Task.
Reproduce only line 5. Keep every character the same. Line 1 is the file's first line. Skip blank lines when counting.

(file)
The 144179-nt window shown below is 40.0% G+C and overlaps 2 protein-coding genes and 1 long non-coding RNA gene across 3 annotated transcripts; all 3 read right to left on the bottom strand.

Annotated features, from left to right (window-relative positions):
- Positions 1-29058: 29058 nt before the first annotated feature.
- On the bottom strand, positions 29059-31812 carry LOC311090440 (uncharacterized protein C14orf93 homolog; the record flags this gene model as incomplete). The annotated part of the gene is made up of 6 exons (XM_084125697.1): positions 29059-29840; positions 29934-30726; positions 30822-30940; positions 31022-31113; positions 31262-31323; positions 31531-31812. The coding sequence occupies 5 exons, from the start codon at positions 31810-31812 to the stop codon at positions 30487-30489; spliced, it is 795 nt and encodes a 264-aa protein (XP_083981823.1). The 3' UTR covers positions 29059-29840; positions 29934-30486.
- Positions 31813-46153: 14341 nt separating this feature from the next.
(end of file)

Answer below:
- Positions 31813-46153: 14341 nt separating this feature from the next.